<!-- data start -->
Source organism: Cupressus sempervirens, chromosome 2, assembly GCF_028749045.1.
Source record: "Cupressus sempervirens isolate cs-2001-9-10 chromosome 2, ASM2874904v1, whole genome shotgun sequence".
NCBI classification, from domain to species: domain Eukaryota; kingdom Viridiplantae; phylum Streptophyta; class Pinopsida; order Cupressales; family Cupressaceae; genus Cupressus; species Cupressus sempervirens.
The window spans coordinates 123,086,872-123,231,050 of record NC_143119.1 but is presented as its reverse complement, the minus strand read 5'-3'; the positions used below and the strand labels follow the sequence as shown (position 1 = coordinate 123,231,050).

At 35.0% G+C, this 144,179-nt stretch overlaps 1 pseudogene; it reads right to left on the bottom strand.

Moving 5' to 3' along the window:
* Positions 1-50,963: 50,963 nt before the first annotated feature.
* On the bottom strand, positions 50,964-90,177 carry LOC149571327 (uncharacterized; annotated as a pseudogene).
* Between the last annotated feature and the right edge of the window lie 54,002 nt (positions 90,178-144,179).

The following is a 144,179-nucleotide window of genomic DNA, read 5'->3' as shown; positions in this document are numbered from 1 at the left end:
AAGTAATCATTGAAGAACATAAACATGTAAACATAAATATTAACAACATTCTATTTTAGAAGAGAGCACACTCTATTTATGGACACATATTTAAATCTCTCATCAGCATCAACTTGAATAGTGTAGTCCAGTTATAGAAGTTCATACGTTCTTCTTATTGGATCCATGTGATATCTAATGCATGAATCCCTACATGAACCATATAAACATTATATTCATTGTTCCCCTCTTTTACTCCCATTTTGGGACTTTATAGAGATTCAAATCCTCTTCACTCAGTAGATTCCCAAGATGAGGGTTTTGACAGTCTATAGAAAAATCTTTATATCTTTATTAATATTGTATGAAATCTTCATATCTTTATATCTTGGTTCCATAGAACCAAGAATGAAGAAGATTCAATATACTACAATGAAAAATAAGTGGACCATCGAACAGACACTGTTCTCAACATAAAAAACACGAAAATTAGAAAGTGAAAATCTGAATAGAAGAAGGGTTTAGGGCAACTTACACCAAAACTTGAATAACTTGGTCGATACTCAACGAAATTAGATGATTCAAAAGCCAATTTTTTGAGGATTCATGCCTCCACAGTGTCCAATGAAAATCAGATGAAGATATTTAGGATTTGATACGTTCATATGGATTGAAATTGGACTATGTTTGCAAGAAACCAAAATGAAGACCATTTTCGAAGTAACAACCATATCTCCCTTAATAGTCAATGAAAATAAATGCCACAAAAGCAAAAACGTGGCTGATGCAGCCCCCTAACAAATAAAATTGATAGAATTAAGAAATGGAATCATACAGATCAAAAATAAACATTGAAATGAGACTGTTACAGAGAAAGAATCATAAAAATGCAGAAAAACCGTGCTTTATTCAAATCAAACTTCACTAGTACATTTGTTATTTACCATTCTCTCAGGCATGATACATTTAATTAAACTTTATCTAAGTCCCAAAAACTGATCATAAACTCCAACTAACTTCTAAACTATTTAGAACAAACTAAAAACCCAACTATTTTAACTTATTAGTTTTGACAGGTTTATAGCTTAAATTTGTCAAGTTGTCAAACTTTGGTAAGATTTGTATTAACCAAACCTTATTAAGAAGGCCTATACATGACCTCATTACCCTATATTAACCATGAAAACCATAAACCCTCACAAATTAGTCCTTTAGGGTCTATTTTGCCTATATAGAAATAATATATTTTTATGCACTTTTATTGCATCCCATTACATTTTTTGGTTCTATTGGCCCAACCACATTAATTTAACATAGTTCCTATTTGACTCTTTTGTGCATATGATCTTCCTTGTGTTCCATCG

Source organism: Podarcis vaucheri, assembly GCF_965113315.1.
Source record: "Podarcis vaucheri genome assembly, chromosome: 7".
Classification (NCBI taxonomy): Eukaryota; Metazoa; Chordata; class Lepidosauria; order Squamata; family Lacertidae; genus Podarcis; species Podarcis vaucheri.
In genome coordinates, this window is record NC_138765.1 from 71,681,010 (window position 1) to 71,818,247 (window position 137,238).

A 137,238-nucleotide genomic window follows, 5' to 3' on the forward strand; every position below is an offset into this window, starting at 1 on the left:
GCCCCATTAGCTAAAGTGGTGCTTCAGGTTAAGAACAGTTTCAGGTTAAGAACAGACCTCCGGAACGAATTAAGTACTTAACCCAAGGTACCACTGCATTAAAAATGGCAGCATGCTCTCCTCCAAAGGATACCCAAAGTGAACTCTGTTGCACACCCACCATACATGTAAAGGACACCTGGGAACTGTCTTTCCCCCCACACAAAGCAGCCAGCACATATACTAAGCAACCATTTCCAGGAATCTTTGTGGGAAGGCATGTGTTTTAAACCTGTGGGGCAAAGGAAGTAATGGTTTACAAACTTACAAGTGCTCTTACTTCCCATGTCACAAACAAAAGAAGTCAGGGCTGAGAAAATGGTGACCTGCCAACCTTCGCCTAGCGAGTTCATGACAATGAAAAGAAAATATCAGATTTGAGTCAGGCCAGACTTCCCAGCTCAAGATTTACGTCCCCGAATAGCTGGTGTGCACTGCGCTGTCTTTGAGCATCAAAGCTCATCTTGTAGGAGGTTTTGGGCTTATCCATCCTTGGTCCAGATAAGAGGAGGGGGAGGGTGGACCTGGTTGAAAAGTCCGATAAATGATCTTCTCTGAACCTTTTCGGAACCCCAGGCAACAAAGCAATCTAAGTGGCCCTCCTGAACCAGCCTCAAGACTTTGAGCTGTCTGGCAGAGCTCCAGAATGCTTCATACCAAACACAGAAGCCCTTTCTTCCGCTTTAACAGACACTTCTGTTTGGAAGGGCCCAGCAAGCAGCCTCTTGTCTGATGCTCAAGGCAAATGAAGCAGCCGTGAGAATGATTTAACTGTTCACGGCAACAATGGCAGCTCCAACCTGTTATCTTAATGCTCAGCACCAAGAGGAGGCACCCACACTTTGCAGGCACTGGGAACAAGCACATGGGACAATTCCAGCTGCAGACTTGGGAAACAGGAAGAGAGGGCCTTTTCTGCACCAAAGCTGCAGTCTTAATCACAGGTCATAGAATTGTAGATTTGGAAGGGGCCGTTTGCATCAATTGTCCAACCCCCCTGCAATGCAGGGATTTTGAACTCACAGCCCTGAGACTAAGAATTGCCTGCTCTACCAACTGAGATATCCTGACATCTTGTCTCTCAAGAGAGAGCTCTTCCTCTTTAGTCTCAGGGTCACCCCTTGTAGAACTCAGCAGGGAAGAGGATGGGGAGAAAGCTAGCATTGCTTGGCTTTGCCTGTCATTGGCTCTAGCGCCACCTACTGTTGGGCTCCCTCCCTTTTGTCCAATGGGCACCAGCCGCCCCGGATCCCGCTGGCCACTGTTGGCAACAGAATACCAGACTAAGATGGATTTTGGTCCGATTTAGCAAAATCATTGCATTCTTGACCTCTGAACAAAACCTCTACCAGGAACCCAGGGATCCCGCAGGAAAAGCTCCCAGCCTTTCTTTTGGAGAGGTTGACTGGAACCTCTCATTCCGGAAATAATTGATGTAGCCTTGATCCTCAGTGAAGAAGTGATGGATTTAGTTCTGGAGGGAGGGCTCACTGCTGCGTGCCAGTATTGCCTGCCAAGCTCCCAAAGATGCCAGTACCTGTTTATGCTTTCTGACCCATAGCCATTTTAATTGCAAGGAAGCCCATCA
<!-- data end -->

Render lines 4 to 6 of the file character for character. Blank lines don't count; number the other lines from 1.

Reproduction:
The window spans coordinates 123,086,872-123,231,050 of record NC_143119.1 but is presented as its reverse complement, the minus strand read 5'-3'; the positions used below and the strand labels follow the sequence as shown (position 1 = coordinate 123,231,050).

At 35.0% G+C, this 144,179-nt stretch overlaps 1 pseudogene; it reads right to left on the bottom strand.

Moving 5' to 3' along the window: